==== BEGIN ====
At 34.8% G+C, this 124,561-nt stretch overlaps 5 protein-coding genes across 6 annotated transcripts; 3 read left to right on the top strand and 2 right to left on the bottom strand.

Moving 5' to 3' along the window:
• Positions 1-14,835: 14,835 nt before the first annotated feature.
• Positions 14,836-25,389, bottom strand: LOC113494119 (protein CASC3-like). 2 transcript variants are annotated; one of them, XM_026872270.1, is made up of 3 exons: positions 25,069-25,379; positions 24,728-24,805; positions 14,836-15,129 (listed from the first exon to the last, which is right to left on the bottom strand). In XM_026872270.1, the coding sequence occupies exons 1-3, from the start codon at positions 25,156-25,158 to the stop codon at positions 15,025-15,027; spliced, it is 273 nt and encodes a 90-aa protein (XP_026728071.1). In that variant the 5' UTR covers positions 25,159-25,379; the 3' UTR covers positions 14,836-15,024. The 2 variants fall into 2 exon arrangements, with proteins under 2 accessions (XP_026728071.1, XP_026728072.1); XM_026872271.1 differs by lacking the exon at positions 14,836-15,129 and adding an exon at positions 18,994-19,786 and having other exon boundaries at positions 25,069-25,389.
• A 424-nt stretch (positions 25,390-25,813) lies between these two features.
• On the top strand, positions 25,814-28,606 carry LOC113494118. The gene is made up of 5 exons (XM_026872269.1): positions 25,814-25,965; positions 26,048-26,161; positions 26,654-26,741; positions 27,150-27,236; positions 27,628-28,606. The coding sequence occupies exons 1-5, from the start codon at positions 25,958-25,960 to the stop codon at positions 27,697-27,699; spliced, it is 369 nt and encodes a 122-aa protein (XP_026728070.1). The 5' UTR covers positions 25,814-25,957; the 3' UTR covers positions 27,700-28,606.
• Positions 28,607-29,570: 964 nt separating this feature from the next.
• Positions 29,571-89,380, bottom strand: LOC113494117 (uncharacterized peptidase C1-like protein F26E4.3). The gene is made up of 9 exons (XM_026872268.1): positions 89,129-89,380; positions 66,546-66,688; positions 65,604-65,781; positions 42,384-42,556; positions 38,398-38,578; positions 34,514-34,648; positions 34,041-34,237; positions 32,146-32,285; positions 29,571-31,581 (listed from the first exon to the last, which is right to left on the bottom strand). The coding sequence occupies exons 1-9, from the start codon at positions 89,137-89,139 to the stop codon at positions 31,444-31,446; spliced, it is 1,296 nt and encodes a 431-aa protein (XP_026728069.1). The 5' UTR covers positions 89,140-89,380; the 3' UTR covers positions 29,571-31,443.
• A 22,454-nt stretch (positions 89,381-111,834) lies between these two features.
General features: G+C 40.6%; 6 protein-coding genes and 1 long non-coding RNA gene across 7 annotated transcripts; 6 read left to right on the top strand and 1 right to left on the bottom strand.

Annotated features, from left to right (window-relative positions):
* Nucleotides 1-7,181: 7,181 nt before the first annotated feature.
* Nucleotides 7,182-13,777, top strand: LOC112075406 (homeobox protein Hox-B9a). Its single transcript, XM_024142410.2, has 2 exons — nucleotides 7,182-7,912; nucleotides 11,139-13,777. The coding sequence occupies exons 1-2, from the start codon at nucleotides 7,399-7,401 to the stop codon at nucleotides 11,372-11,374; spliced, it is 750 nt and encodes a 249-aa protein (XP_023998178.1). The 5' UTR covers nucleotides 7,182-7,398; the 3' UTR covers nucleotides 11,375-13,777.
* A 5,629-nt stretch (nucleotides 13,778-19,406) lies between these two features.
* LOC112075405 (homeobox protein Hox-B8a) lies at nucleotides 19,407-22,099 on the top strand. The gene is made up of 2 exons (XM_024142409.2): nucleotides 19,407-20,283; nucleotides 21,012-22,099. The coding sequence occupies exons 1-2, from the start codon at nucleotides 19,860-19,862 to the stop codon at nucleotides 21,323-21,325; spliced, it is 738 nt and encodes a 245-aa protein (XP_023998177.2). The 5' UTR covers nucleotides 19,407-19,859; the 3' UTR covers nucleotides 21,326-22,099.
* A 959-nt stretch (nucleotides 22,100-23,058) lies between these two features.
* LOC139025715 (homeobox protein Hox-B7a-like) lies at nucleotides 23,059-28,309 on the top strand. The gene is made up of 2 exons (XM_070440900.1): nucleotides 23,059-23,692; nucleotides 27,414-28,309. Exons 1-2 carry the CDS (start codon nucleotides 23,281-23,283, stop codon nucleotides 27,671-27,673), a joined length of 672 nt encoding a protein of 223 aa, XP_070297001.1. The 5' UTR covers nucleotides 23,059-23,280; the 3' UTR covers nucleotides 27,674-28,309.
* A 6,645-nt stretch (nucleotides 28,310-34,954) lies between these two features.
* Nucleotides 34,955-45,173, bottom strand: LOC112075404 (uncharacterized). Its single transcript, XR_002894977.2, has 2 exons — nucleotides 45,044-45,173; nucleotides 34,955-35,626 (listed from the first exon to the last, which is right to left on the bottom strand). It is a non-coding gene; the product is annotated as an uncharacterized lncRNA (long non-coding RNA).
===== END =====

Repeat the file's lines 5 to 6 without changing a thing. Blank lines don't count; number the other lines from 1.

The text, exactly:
• A 424-nt stretch (positions 25,390-25,813) lies between these two features.
• On the top strand, positions 25,814-28,606 carry LOC113494118. The gene is made up of 5 exons (XM_026872269.1): positions 25,814-25,965; positions 26,048-26,161; positions 26,654-26,741; positions 27,150-27,236; positions 27,628-28,606. The coding sequence occupies exons 1-5, from the start codon at positions 25,958-25,960 to the stop codon at positions 27,697-27,699; spliced, it is 369 nt and encodes a 122-aa protein (XP_026728070.1). The 5' UTR covers positions 25,814-25,957; the 3' UTR covers positions 27,700-28,606.